Fishery managers have helped to increase blue crab numbers through regulations that protect females, but some scientists warn that efforts to fully protect the population must heed a fundamental biological principle: It takes two to tango.

Their concern is that crab regulations in recent years may have increased harvest pressure on males, which could mean a sperm shortage for females. A female crab mates only once, and the sperm she gets then has to fertilize all of the broods of eggs she may produce the rest of her life.

"The question is whether those females actually receive enough sperm to go ahead and fertilize the full potential of eggs that they could produce," said Anson "Tuck" Hines, director of the Smithsonian Environmental Research Center and a longtime Chesapeake blue crab researcher.

The concern stems in part from actions Maryland and Virginia took in 2008 when, after a string of years when crab populations hovered near historic lows, they issued regulations aimed at sharply reducing the female crab harvest. The intent was to give female crabs a greater chance to survive and reproduce.

A blue crab stock assessment completed last year credited those actions with contributing to a recent rebound for blue crabs in the Bay. But the assessment also noted that harvest changes were altering the ratio of males to females which, it cautioned, could result in fewer than expected crabs in the future if that resulted in "sperm limitation." The assessment said it lacked information about the point at which an altered sex ratio would affect the blue crab numbers, but said it should be a research priority.

Hines and colleagues have been funded by the National Oceanic and Atmospheric Administration's Chesapeake Bay Office to explore whether a lack of sperm is limiting the female crabs' reproduction potential.

When crabs mate, the female should receive about 900 million sperm from the male, Hines said. Each brood she produces can contain 3 million eggs and it takes, on average, about 80 sperm to successfully fertilize an individual egg, Hines said. That means it takes about 240 million sperm to successfully fertilize a single brood.

In the laboratory, females can produce three or more broods a year, and continue to produce broods for two or three years.

Unlike females which mate just once, males continue to try to mate with females. But it take males about eight to 10 days to replenish a full supply of sperm after mating, and if they mate before then, the female can receive a smaller amount of sperm.

Hines said it is not just the overall male-to-female ratio that is important, but the "operational sex ratio" that exists when and where mating is taking place. Mating typically takes place in tributaries, which are often subject to localized fishing pressure in late summer, when much of the mating also occurs. As that fishing pressure is targeting males, it can disproportionately skew sex ratios in local populations even if the overall Bay population is healthy.

"Sperm limitation is possible if females live longer than the first season and they were, in fact, getting lower amounts of sperm in these tributaries where there was intense fishing pressure," Hines said.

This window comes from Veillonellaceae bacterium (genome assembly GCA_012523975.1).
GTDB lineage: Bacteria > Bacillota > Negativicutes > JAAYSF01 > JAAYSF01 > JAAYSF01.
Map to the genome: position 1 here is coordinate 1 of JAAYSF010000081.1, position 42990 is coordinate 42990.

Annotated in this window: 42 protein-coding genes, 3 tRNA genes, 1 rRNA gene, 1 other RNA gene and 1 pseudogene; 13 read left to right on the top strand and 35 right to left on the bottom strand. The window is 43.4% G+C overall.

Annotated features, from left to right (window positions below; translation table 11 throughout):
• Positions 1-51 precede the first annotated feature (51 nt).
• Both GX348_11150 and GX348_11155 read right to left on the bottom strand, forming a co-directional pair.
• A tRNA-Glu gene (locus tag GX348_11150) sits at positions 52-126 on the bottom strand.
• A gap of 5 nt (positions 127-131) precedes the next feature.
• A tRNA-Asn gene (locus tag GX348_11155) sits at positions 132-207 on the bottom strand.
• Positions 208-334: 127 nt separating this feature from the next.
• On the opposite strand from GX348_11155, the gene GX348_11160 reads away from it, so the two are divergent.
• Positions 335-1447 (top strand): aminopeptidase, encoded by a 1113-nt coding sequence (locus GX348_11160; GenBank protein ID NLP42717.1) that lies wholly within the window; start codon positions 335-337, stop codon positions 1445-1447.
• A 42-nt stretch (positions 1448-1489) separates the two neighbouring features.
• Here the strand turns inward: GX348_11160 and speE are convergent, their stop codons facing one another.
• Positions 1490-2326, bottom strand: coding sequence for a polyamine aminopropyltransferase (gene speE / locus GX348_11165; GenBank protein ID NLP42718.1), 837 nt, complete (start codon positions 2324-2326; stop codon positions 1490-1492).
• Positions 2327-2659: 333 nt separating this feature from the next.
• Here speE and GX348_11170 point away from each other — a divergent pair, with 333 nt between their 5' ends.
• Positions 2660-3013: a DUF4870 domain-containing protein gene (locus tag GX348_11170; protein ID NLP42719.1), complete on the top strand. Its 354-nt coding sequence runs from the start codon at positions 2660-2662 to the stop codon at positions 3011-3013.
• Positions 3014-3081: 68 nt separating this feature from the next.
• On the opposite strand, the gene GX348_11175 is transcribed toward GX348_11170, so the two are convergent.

To keep that from happening, Hines said the "operational sex ratio" in mating areas — the number of females and males ready to mate — should be about eight males for each mating female. But in many tributaries that Hines and colleagues have sampled, the ratio is only about three to one. "That ratio is being biased by the intensity of the fishery in those habitats," Hines said.

Some of the work by Hines and his colleagues indicates that female crabs in heavily fished areas are getting only about half the normal amount of sperm. Crabs in some parts of the Lower Bay only had a quarter of the normal amount. Their research is trying to determine whether that situation is common in other heavily fished tributaries.

If females aren't getting enough sperm, the management goal of promoting female survival, partly in the hope that they will produce multiple broods over time, could be short-circuited. It's not an issue that threatens the health of the population so much as it could hinder efforts to rebuild and maintain the large populations seen in the past.

"The population is going to persist, but if you are trying to enhance productivity in the system, you want to maximize reproductive output," Hines said. "You are working against yourself at some level."

The Chesapeake Bay Stock Assessment Committee, a panel of scientists and fishery managers that offers advice on blue crab management, is expected to make a recommendation about male blue crab management this fall, although it's uncertain what that will be.

Lynn Fegley, assistant fisheries director of the Maryland Department of Natural Resources and chair of the stock assessment committee, said it is important to make sure that the ratio of males to females stays within the range that has been observed in the past to prevent future problems, and CBSAC would likely offer guidance on that issue.

But Fegley was skeptical about making recommendations aimed at achieving specific sex ratios within tributaries during the spawning season, which would require complex — and likely difficult to enforce — regulations. She said research would need to clearly show that sperm limitation is a problem for blue crabs, noting that crab recruitment, the amount of young crabs entering the system, has been generally increasing since regulations were implemented.

"I think it's a fascinating issue," she said, "and Tuck Hines' research is going to help us learn a lot about the dynamics of this on a local level. But I'm not sure exactly how we would incorporate this into management, especially when we have no evidence of population-level impacts."